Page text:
In nearly 70 years on the throne,
For all those, the encounter left an abiding memory.
Over the course of almost a quarter of a century, authors DEBORAH HART STROBER and GERALD STROBER have interviewed dozens of those who know or have met her and compiled their recollections into a fascinating new book.
In nearly 70 years on the throne, the Queen has met countless people — from presidents to the world’s poorest. For all those, the encounter left an abiding memory. (Above, the monarch at Royal Ascot in 2017)
The Queen talks non-stop during sittings. There are not long periods of silence at all.
In the mid-1970s, I painted Her Majesty wearing robes for the Order of the Bath, which are a bright, pinky red, in satin. They’re very striking. We had an afternoon session once where the light was awful, so I put the lights on.
It was a big picture I was painting — 8 ft tall — for the city of Manchester, and to get to her head, which was 6 ft up on the canvas, I had to stand on a trolley. To get her in the right height relationship, she stood on a trolley, too.
But it meant that raised up to get enough light, she could be seen from outside through the window. This was not supposed to happen but we were in a room overlooking The Mall and Birdcage Walk — on the side of the Palace she didn’t normally go to.
Looking out of the window, she kept up a running commentary, either on the scene, or on people’s comments about glimpsing her. She was amused at people saying: ‘Wow!’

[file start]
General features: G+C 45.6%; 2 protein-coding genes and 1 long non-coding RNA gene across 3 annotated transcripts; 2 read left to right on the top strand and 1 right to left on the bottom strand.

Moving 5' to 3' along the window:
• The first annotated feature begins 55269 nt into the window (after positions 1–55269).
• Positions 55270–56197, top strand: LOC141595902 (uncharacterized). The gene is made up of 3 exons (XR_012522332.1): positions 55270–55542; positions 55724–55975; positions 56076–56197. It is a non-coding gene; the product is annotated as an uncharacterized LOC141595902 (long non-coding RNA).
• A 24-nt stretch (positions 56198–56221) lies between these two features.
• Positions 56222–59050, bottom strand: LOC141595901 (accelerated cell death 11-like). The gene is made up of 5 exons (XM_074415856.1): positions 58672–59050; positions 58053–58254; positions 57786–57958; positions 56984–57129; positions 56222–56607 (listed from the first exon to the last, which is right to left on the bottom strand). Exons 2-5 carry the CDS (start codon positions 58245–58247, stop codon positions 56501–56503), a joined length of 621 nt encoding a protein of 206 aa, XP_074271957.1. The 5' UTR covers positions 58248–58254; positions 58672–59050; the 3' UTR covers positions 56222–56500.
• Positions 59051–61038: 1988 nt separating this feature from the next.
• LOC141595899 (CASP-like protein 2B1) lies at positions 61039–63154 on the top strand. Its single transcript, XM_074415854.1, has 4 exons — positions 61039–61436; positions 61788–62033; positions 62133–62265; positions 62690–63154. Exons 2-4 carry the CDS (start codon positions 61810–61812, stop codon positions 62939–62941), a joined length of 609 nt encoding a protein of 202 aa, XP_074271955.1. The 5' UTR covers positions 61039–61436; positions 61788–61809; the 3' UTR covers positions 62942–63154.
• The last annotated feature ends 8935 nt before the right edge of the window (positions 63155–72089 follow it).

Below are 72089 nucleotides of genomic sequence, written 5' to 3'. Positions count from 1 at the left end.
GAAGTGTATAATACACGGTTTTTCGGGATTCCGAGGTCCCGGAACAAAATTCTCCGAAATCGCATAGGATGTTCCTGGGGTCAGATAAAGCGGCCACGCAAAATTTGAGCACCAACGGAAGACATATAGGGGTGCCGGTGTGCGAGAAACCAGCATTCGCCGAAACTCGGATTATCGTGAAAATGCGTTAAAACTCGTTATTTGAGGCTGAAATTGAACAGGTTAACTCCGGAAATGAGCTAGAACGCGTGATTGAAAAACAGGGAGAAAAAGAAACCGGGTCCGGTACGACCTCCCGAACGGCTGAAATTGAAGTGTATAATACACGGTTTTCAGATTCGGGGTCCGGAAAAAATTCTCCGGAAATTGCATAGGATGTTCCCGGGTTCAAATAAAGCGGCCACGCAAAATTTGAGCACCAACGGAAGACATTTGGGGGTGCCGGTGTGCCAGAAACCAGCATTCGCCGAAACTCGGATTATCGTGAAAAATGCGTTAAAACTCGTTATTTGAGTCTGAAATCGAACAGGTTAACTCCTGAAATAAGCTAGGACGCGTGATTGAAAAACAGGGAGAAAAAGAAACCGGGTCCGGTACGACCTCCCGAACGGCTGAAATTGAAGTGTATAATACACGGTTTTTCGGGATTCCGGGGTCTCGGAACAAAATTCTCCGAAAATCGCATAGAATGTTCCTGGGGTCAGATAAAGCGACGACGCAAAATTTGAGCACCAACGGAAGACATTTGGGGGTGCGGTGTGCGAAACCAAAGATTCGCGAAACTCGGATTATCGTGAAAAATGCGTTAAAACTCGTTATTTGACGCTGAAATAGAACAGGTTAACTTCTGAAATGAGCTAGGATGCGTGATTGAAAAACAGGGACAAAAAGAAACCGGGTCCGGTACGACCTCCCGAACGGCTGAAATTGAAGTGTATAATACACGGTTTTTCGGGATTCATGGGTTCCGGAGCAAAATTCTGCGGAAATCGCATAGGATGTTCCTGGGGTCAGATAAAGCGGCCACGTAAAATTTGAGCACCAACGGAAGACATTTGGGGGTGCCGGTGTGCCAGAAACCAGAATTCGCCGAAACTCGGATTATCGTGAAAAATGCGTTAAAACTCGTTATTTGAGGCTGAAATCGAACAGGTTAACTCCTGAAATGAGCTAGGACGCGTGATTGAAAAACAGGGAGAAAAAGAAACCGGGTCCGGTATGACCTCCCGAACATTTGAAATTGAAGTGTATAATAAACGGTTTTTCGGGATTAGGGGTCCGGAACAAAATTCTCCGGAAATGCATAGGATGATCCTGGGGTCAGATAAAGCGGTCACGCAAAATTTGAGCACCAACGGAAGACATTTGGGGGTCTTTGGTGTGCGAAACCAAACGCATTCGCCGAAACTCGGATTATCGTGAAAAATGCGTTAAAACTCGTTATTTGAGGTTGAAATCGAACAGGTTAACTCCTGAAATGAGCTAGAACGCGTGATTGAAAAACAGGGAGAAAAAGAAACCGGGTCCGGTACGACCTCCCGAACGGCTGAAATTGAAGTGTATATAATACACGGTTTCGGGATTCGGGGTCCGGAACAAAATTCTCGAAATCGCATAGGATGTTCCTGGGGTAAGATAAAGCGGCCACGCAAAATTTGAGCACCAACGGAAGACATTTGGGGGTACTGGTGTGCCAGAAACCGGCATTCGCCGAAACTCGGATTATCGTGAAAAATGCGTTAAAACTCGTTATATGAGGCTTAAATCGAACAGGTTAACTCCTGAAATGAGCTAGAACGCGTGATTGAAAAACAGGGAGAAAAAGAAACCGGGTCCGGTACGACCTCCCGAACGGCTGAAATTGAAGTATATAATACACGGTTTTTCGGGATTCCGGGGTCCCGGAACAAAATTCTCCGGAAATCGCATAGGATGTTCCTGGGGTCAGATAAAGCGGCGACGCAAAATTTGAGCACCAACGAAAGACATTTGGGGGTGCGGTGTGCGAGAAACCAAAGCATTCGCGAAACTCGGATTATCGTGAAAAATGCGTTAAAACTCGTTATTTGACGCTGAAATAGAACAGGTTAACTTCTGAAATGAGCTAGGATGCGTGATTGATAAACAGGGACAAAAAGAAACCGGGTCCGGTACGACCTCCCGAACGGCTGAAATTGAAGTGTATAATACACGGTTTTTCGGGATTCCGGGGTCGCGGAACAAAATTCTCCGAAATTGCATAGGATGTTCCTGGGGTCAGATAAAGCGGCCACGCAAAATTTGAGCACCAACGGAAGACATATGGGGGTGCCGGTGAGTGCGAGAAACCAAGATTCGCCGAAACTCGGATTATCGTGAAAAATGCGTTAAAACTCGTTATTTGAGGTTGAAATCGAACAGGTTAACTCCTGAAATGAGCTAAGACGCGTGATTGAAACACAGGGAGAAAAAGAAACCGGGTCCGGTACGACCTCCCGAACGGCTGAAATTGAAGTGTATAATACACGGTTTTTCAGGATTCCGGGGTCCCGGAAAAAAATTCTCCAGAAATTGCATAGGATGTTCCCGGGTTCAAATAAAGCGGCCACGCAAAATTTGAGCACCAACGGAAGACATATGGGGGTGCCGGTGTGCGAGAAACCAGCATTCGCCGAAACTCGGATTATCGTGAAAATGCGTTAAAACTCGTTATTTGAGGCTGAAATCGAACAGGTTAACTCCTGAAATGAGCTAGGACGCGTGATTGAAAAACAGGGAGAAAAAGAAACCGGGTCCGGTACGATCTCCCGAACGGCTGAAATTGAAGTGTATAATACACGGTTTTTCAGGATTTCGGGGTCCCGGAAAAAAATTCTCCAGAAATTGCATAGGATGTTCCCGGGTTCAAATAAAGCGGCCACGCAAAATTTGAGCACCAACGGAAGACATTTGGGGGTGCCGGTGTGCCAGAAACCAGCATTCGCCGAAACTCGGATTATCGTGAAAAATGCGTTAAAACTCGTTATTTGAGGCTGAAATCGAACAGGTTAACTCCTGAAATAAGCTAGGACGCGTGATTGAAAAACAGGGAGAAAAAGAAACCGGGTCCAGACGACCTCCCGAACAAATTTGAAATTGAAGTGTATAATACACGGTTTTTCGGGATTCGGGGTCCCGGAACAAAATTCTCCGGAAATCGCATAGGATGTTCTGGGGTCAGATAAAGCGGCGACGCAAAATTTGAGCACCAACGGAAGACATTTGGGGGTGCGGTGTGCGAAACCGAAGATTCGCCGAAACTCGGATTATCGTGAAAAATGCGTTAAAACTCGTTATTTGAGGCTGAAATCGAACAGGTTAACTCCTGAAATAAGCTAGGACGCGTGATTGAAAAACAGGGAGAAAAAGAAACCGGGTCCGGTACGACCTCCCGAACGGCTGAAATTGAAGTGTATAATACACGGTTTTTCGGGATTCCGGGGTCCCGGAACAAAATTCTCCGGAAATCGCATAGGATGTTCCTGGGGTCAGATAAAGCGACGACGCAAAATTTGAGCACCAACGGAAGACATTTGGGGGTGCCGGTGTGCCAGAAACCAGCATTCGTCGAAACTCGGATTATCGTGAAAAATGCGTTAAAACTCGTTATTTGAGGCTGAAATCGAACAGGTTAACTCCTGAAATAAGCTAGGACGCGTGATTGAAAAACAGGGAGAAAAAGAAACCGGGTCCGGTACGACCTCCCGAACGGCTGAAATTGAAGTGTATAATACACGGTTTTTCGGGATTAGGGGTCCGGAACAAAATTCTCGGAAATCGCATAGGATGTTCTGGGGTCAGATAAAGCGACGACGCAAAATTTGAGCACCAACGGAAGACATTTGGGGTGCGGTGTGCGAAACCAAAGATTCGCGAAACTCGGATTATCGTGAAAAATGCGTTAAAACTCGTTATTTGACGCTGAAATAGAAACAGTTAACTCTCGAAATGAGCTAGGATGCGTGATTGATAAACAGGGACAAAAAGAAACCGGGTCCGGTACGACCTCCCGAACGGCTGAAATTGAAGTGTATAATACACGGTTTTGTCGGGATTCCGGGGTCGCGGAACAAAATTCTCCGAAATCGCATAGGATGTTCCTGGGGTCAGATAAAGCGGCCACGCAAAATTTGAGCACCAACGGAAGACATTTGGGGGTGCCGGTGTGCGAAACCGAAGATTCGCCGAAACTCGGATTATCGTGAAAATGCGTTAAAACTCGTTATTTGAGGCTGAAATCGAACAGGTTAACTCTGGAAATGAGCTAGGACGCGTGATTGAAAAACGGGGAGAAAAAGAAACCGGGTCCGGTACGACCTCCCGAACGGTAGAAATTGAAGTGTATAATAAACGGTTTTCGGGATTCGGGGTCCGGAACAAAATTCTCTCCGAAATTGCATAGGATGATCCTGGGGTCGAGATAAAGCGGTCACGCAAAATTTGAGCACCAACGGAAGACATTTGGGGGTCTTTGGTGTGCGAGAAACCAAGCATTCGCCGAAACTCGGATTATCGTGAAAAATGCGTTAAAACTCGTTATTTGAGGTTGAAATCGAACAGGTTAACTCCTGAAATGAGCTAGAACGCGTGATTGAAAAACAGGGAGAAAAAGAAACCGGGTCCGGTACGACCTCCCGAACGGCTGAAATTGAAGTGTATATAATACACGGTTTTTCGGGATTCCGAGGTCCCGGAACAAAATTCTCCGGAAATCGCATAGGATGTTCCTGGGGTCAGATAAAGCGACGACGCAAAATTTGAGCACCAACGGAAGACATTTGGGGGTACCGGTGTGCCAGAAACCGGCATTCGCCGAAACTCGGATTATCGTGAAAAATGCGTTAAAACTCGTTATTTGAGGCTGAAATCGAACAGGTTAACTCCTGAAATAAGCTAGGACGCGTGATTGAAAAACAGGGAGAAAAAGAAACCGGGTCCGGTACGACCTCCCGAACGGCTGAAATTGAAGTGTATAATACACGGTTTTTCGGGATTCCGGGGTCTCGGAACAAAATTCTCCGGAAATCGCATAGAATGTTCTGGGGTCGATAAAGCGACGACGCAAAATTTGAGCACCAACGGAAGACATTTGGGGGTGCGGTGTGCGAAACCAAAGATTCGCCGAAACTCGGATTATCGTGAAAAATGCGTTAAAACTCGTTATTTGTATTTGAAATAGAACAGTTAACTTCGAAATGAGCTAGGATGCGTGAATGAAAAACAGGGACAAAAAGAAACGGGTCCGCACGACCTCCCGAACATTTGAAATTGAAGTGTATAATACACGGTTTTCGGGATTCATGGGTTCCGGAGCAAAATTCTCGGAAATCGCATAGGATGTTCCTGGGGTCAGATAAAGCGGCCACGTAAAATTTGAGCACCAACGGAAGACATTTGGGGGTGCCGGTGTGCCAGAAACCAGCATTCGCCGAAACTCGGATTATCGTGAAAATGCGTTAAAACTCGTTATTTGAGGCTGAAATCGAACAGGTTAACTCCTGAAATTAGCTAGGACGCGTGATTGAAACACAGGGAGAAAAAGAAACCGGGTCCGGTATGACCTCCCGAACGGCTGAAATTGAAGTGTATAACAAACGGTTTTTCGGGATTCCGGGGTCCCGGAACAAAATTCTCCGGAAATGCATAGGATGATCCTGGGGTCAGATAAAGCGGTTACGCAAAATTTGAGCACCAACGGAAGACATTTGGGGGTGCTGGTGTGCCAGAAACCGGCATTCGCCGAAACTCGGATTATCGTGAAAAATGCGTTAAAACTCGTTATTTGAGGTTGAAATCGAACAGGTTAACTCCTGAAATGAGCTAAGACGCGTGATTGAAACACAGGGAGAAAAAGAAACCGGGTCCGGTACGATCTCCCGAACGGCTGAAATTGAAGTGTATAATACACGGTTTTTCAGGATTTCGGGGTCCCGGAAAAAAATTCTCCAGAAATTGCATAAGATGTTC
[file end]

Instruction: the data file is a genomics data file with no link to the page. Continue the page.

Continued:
And then there was a taxi that got hit by a car and she carried on a running commentary about that. I thought it was quite fun because they didn’t know that the Queen was saying: ‘Oh! He’s got out now; there’s going to be a fight, I think.’
President Reagan’s deputy chief of staff
The Queen had a wonderful time when she visited California in 1983. She phoned Princess Margaret every day and excitedly told her what was happening, what she and Philip had done that day and how much fun they’d had.
But when torrential rains came, they decided they weren’t going to ‘steam’ [travel in Britannia] because she doesn’t like rough weather. That caused me a terrible problem because it gave us a whole night that I hadn’t planned for.
I went up to the Queen and said: ‘We have a free evening tomorrow in San Francisco, and I have called Trader Vic’s and they’re going to give us a special room and I just thought it would be fun.’ And she said: ‘Oh, a restaurant! That’s wonderful!’
The Queen had a wonderful time when she visited California in 1983 (above with Philip, and Nancy and Ronald Reagan). She phoned Princess Margaret every day and excitedly told her what was happening, what she and Philip had done that day and how much fun they’d had